All of this was before the pandemic. Now that we are facing a pandemic, teachers are simultaneously learning and teaching virtual learning models with their students. There have always been disgruntled parents, but now the complaining is even more common. There were always challenges in classroom management, now ensuring that all of the students have even successfully logged in and/or accessed the learning materials is an additional source of stress. Gaining and obtaining attention from children becomes even harder when you’re not both in a room that was designed to promote learning. If you’re a parent who is frustrated with the inconvenience of the switch to virtual learning, you should be able to recognize your child’s teacher is also likely immensely stressed out by this.

With all that teachers do, it’s infuriating how little they’re valued by some. It’s equally frustrating that they are often paid so poorly. I live in a county in which the cost of living is 55.6% higher than the national average. Median home price is in excess of $300,000. The $43,760 average salary of teachers in my county simply isn’t going to cut it. When I look at reviews from teachers working in my county, it’s not surprising to hear that teachers have had to fight for so many years for the smallest cost of living pay increase.

The message I have to share is from a letter I wrote to myself when I was still working in the public school system. I was frustrated with how difficult making ends meet felt, feeling as if somehow I had picked the “wrong” line of work (despite loving what I did) because I had chosen my career path based upon something other than monetary perks. After giving it some thought, I remembered why I chose to do what I was doing and I wrote the following pep talk:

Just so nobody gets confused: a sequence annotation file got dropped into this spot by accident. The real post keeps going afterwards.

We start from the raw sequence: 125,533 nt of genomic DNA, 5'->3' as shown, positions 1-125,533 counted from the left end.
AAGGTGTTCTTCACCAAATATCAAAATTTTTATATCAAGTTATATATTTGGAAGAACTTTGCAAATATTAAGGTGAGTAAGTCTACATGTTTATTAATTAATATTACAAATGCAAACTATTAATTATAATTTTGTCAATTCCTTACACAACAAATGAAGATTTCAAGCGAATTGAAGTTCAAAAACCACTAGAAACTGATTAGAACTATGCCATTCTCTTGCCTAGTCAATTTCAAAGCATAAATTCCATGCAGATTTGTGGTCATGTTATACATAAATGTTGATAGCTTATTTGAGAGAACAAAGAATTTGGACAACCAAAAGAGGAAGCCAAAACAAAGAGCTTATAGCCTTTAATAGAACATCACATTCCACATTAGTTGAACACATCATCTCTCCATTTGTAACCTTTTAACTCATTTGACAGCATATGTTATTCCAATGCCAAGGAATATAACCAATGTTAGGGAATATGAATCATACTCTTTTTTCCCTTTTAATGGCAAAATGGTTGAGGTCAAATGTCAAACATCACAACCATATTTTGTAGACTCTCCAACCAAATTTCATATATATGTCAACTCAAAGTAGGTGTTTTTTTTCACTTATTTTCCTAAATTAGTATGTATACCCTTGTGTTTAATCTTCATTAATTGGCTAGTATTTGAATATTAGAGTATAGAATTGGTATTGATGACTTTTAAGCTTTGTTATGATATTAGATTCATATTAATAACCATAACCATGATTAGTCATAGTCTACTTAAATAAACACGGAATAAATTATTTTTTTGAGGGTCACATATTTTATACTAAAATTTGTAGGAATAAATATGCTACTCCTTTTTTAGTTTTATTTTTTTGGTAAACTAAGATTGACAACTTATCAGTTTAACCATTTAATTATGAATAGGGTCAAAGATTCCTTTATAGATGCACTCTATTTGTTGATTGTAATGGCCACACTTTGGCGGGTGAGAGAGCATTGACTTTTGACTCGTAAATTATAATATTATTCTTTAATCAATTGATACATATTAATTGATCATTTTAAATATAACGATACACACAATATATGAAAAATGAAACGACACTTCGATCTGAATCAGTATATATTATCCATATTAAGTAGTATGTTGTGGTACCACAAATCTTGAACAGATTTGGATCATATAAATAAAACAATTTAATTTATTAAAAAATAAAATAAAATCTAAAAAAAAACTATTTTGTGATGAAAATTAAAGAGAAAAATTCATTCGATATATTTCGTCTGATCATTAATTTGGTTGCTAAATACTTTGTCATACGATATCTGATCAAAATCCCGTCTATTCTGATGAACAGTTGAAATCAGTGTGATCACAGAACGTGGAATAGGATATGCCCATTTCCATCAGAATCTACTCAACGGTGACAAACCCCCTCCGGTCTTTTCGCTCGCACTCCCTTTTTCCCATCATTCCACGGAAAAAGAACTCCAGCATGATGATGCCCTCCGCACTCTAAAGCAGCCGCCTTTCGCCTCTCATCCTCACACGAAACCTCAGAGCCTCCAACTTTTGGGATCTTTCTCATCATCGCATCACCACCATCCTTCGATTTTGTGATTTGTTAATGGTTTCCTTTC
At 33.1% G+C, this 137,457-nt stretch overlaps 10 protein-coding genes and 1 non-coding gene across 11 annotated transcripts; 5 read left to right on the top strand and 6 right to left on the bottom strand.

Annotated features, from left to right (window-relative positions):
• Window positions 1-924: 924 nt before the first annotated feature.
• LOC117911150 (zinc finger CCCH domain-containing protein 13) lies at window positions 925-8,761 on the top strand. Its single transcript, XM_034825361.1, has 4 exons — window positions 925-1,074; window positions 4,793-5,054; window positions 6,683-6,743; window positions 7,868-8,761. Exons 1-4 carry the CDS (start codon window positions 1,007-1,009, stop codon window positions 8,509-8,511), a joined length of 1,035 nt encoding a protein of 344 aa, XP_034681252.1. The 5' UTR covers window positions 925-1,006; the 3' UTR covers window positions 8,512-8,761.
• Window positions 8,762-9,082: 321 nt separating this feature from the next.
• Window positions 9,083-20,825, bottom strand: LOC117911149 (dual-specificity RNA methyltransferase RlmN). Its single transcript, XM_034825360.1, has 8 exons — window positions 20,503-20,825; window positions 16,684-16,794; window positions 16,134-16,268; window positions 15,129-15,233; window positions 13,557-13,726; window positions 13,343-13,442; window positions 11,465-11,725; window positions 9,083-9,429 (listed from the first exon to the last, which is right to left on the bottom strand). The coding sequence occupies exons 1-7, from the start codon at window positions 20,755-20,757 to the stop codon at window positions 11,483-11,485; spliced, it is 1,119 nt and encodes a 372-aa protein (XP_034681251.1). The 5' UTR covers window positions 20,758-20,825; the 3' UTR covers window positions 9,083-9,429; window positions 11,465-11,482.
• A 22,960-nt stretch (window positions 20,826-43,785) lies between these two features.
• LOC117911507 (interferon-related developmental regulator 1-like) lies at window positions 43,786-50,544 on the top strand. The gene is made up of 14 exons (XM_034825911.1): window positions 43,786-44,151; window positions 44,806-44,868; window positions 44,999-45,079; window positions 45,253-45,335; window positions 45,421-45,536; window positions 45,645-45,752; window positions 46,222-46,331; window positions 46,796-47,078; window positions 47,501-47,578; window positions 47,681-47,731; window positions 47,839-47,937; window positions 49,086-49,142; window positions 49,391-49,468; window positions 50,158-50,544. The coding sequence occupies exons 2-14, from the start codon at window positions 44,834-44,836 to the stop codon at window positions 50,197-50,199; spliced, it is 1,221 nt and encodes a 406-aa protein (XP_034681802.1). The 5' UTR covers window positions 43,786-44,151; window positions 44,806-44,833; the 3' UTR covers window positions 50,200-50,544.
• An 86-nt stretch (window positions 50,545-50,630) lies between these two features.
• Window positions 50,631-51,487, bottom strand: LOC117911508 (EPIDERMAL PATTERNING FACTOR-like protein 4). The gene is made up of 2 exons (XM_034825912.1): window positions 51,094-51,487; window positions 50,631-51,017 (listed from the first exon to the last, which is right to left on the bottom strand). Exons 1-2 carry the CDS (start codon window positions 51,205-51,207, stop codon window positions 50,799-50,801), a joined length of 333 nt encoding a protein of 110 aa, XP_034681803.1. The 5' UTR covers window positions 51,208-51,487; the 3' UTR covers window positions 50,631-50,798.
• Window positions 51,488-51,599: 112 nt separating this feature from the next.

When you leave this world, how much money you made won’t matter. It won’t be what’s talked about at your funeral; it certainly won’t be how people remember you.

I know you stress out a lot about it, but look at what you do you have. Your jobs over the years have helped raise children to be kind-hearted and productive members of society. You’re a caregiver and a teacher. Every successful adult received support from people like YOU to get where they are. You know what you make? A DIFFERENCE.

Your job is life-changing for both your kids and their families. Watching your kids learn and grow is worth more than any paycheck. You know very well that most people could NOT do your job. You should be proud, forget anyone that doesn’t see the value of your work.”

I meant it when I wrote it for myself, ready to reread my message whenever I felt low again. I mean it just as much now when I say it to you: Thank you for all that you do. You’re making our world a better place. Keep up the great work.

About the author
Just your friendly local empath, full of all the feelings. Follow Sperling on Instagram or read more articles from Sperling on Thought Catalog.